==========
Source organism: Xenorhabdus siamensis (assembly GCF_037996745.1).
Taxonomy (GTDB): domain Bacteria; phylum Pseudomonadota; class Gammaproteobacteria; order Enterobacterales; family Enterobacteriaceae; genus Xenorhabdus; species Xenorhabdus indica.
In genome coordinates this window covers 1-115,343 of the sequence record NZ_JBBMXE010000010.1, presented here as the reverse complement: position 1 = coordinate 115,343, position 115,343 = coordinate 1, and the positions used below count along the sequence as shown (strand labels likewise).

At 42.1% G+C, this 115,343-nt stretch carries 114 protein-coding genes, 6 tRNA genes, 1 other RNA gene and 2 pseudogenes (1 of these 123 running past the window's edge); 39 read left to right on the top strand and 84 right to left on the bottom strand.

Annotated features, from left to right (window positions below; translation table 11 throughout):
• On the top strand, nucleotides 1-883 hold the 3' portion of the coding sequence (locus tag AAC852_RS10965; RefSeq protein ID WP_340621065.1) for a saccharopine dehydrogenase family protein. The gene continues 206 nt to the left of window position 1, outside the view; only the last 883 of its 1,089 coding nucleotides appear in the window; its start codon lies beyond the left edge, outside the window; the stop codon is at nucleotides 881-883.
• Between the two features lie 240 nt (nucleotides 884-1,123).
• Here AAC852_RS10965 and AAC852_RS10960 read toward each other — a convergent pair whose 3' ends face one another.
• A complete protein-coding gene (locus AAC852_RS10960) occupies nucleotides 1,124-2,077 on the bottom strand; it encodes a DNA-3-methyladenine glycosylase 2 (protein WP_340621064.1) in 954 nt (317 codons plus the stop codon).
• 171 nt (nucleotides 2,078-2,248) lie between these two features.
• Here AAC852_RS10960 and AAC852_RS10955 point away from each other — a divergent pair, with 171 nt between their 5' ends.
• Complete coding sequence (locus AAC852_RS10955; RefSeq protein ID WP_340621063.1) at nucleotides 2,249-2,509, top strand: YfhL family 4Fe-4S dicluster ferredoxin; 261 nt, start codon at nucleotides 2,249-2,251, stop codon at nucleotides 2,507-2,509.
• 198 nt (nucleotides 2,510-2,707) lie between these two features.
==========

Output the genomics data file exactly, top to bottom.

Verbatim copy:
Source organism: Xenorhabdus siamensis (assembly GCF_037996745.1).
Taxonomy (GTDB): domain Bacteria; phylum Pseudomonadota; class Gammaproteobacteria; order Enterobacterales; family Enterobacteriaceae; genus Xenorhabdus; species Xenorhabdus indica.
In genome coordinates this window covers 1-115,343 of the sequence record NZ_JBBMXE010000010.1, presented here as the reverse complement: position 1 = coordinate 115,343, position 115,343 = coordinate 1, and the positions used below count along the sequence as shown (strand labels likewise).

At 42.1% G+C, this 115,343-nt stretch carries 114 protein-coding genes, 6 tRNA genes, 1 other RNA gene and 2 pseudogenes (1 of these 123 running past the window's edge); 39 read left to right on the top strand and 84 right to left on the bottom strand.

Annotated features, from left to right (window positions below; translation table 11 throughout):
• On the top strand, nucleotides 1-883 hold the 3' portion of the coding sequence (locus tag AAC852_RS10965; RefSeq protein ID WP_340621065.1) for a saccharopine dehydrogenase family protein. The gene continues 206 nt to the left of window position 1, outside the view; only the last 883 of its 1,089 coding nucleotides appear in the window; its start codon lies beyond the left edge, outside the window; the stop codon is at nucleotides 881-883.
• Between the two features lie 240 nt (nucleotides 884-1,123).
• Here AAC852_RS10965 and AAC852_RS10960 read toward each other — a convergent pair whose 3' ends face one another.
• A complete protein-coding gene (locus AAC852_RS10960) occupies nucleotides 1,124-2,077 on the bottom strand; it encodes a DNA-3-methyladenine glycosylase 2 (protein WP_340621064.1) in 954 nt (317 codons plus the stop codon).
• 171 nt (nucleotides 2,078-2,248) lie between these two features.
• Here AAC852_RS10960 and AAC852_RS10955 point away from each other — a divergent pair, with 171 nt between their 5' ends.
• Complete coding sequence (locus AAC852_RS10955; RefSeq protein ID WP_340621063.1) at nucleotides 2,249-2,509, top strand: YfhL family 4Fe-4S dicluster ferredoxin; 261 nt, start codon at nucleotides 2,249-2,251, stop codon at nucleotides 2,507-2,509.
• 198 nt (nucleotides 2,510-2,707) lie between these two features.